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Photos of AOC Without Handcuffs Don’t Mean She Wasn’t Arrested Among 35 Others at Abortion Rights Protest Outside of SCOTUS

Rep. Alexandria Ocasio-Cortez (D-N.Y. 14) was not handcuffed as Capitol Police officers led her away from a street protest near the U.S. Supreme Court. (Image via WPRI-TV/YouTube screengrab.)

Rep. Alexandria Ocasio-Cortez (D-N.Y. 14) was not handcuffed as Capitol Police officers led her away from a street protest near the U.S. Supreme Court. (Image via WPRI-TV/YouTube screengrab.)

A group of 17 members of Congress were among a total of 35 people arrested in Washington, D.C. for protesting outside the U.S. Supreme Court building, the Capitol Police tweeted on Tuesday afternoon.

“Demonstrators are starting to block First Street, NE,” the Capitol Police said in the first of a string of tweets. “It is against the law to block traffic, so officers are going to give our standard three warnings before they start making arrests.”

Video from the scene showed a line of protesters sitting parallel to a crosswalk in the middle of a D.C. street.

Arrests soon ensued, the police department said.

Those initial arrest numbers were quickly updated:

A Capitol Police press release said the incident began around 1:15 p.m. and that traffic resumed to its usual flow around 1:35 p.m.

Images and video showed several lawmakers — including Rep. Alexandria Ocasio-Cortez (D-N.Y. 14), Rep. Katherine Clark (D-Mass. 5), Rep. Veronica Escobar (D-Texas 16), and Rep. Ilhan Omar (D-Minn. 5) — being escorted from the scene by police officers. Those four lawmakers were quick to tweet or retweet news of their detentions.

“Today I was arrested while participating in a civil disobedience action with my fellow Members of Congress outside the Supreme Court,” Omar tweeted in a message not atypical of the others.  “I will continue to do everything in my power to raise the alarm about the assault on our reproductive rights!”

A predictable level of skepticism unattached to reality took hold among some echelons on Twitter, however. Some lampooned Ocasio-Cortez for placing her hands behind her back without being handcuffed, and others even went so far as to question whether she was actually under arrest at all.

First, it is unclear whether the officers asked the lawmakers to place their hands behind their backs when they were detained. (Officers can make the request to gain compliance or arrestees may simply do it to keep their hands visible and to show compliance to an officer leading them from behind — even when handcuffs are not employed.) Video from the scene recorded by news crews showed that several, but not all, of the other detainees placed their hands behind their backs as they were being led away.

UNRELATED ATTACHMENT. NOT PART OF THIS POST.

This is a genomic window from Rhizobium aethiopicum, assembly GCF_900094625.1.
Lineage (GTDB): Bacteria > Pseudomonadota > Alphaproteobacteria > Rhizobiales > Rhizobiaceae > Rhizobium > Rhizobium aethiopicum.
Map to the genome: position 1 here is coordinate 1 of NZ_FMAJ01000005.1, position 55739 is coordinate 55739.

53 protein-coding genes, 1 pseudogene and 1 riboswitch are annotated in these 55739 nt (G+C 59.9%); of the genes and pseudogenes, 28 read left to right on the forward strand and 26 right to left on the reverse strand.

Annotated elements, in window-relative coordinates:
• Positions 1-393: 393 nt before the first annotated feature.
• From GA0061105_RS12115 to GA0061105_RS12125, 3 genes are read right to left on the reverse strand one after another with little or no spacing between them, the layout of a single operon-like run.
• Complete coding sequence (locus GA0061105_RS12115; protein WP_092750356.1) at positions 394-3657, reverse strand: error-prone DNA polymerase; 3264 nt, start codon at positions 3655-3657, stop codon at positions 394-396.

Second, one can be arrested without being handcuffed, and many cases have noted that it does, in rare cases, occur: Brown v. Illinois (1975), Commonwealth v. Barnett (1978) in Pennsylvania, Jones v. Edwards (8th Cir. 1985), Washington v. Radka (2004), Schoenwetter v. Florida (2006) are examples. Some studies have questioned the need for handcuffs in all arrests. Some departments have promulgated mandatory handcuff rules; however, other police policies are entirely silent as to whether or not handcuffs are mandatory.

Third, and conversely, in some federal circuits, one can technically be handcuffed without being “under arrest.”

The U.S. Supreme Court reasoned in U.S. v. Grace (1983) that the sidewalks around the courthouse could not be subjected to anti-First Amendment legislation: “The public sidewalks forming the perimeter of the Supreme Court grounds, in our view, are public forums and should be treated as such for First Amendment purposes.” Streets are another matter, and here, the Capitol Police have alleged that the protesters were blocking traffic.

The specific charge under which the arrestees were taken into custody, per the Capitol Police, is “crowding, obstructing or incommoding” (D.C. Code § 22–1307). The charge is a misdemeanor punishable by not more than 90 days in jail and a fine of up to $500.

A full list of the names of those arrested has not yet been promulgated by the police.

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Aaron Keller holds a juris doctor degree from the University of New Hampshire School of Law and a broadcast journalism degree from Syracuse University. He is a former anchor and executive producer for the Law&Crime Network and is now deputy editor-in-chief for the Law&Crime website. DISCLAIMER:  This website is for general informational purposes only. You should not rely on it for legal advice. Reading this site or interacting with the author via this site does not create an attorney-client relationship. This website is not a substitute for the advice of an attorney. Speak to a competent lawyer in your jurisdiction for legal advice and representation relevant to your situation.